Bill,

Strange, I thought you believed everything was illusion? Now I hear you say there is a whole object world out there which is not illusion which includes eggplants, yet in your second paragraph you say there is no observer to observe the eggplant. How then do you know it exists objectively and is real and can report that to me?

BTW to answer your question I have no concept of self. If I had one it would be an illusion, though a consistent one for sure! :-)

Edgar


On Oct 16, 2008, at 12:53 AM, <[EMAIL PROTECTED]> <[EMAIL PROTECTED]> wrote:

Edgar,

I never said the object world (the eggplant) was an illusion. I do say that all cognitive processes, whether they be representations of the world or
not, are illusions.

Below you said 'Reality itself has no reality independent of any observer.' That seems to be a fundamental pillar of your argument. The fallacy of that is that in reality itself there is no observer, no 'something else' that
exists independent of reality and can observe. As soon as there is an
observer (like self), then there is illusion; and any perspective you think you may have of reality as an observer (such as causality) is an illusion.

Is your concept of 'self' real or an illusion?

...Bill!

From: Zen_Forum@yahoogroups.com [mailto:[EMAIL PROTECTED] On Behalf
Of Edgar Owen
Sent: Thursday, October 16, 2008 12:59 AM
To: Zen_Forum@yahoogroups.com
Subject: Re: [Zen] Causality, perception, reality, consciousness, etc, etc

Margie (and Bill),

What nonsense! That experience suggests there is an objective world (the eggplant) and that the cognitive representation of that world is illusion.
Only if the monk went back again later and it wasn't an eggplant but a
squashed frog and kept changing every time he looked at then we might
conclude there was no objective world. The monk accepted that the reality of the objective world was the eggplant, not the squashed frog illusion in his
mind.

My point again is that what is in the mind and what is in the world is the same thing and that it is only one thing, and that the rules that govern all that are causal and consistent. That includes the phenomenon of errors of the senses and cognition that can be corrected by internal consistency.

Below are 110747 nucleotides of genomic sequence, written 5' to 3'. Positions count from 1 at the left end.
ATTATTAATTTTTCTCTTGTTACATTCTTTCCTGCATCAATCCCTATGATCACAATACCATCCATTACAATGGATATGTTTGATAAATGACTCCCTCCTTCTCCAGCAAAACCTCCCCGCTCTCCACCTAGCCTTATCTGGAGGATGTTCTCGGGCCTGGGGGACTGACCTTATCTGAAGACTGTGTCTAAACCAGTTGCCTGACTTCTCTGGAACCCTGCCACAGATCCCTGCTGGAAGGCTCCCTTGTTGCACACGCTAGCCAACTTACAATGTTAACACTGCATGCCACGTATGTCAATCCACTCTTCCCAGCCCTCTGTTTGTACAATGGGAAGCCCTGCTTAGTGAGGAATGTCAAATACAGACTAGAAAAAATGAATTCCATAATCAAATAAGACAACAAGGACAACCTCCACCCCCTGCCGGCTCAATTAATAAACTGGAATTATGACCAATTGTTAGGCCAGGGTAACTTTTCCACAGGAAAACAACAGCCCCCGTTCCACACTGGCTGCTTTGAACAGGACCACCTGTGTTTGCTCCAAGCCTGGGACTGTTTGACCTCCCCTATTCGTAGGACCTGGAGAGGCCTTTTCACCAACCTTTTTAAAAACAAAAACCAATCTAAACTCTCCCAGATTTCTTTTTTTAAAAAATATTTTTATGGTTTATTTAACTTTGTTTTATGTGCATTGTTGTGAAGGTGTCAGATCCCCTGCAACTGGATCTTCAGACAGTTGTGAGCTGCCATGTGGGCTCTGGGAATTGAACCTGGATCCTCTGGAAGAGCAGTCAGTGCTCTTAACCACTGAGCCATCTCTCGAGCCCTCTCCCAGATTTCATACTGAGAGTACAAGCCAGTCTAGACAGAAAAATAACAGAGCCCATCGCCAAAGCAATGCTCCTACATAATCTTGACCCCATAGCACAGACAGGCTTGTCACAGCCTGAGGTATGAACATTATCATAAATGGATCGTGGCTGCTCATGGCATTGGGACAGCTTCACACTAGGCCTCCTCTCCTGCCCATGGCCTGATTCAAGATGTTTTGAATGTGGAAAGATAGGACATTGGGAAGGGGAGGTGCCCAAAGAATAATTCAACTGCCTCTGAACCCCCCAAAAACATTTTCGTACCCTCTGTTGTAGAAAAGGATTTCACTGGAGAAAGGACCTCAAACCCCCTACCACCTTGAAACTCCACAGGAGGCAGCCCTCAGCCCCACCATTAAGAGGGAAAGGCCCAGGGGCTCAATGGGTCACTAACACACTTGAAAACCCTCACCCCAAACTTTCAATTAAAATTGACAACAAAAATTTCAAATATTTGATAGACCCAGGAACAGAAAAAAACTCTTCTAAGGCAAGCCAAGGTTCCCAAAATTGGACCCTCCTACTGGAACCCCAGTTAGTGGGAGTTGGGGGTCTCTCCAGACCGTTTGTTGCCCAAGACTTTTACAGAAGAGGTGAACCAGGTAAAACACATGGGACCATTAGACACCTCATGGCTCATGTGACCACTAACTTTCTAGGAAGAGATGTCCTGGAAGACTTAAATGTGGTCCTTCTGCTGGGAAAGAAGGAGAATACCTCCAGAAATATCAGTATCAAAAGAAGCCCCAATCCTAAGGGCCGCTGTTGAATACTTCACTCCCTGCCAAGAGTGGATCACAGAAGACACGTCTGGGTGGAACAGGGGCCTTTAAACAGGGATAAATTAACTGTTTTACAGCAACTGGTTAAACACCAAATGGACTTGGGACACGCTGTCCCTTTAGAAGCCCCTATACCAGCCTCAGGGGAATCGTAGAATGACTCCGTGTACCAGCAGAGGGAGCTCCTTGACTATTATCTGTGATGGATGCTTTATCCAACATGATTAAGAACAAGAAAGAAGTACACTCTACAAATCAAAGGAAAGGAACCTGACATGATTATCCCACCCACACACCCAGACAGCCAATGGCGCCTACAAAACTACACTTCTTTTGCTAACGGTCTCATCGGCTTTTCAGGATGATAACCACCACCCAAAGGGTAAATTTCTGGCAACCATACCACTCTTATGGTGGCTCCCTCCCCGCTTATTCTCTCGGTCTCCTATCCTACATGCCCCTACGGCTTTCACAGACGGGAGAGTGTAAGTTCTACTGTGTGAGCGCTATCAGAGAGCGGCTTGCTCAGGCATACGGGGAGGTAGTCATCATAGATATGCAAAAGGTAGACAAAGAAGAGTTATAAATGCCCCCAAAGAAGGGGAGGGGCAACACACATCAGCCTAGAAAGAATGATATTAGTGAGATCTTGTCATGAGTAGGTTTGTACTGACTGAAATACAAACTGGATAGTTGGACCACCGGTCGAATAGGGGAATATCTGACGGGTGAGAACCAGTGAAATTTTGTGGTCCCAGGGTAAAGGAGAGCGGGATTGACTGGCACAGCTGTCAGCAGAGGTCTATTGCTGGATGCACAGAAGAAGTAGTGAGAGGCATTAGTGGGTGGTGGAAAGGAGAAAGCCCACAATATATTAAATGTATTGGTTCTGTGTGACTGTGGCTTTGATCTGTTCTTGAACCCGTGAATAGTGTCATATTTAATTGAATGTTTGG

That is true because things are only illusion in the sense that they are
observer dependent views of reality. Reality itself has no reality
independent of any observer. Just as in relativity there is no absolute motion, only motion relative to an observer. Every event is an 'experience' or observation by an 'observer' even if it is just an electron responding to a force. The whole idea of an external reality independent of observers is a
construct of the mind and represents the cognitive world view of every
organism, each of which is different and dependent on the biological and
cognitive structure of that organism.

And that view is my own cognitive construct in my own mind which depends on
my cognitive structure.

So we go round and round and never get to any observer independent external reality. Therefore everything is illusion, but only in the sense that it is impossible to identify an objective reality behind everything independent on any observer's direct experience since no observer could ever experience it.

So what is not illusion, at least in my experience, is the illusion - that is the contents of direct experience in the ground of the present moment, but known to be illusion since their manifestation depends on my structure.
And even worse, my supposed structure which determines reality is a
construct of its own structure! But at least in my experience that is
consistent and follows causal rules.

Those are the contents of consciousness. I can however experience experience
more directly when all contents fade away and only pure consciousness
remains, that experience is the reality of the present moment empty of all,
or almost all, content. Or, if I open my eyes, the perceptual content
reappears but is not categorized by the mind. That categorization, e.g. the separation of the perceptual content into discrete things which stand in
relationships to each other is a construct of the mind and as such is
illusion. But it is a consistent illusion ruled by causality.

And since that is all there is, that illusion must be accepted as reality,
but only when recognized to be illusion.

Edgar




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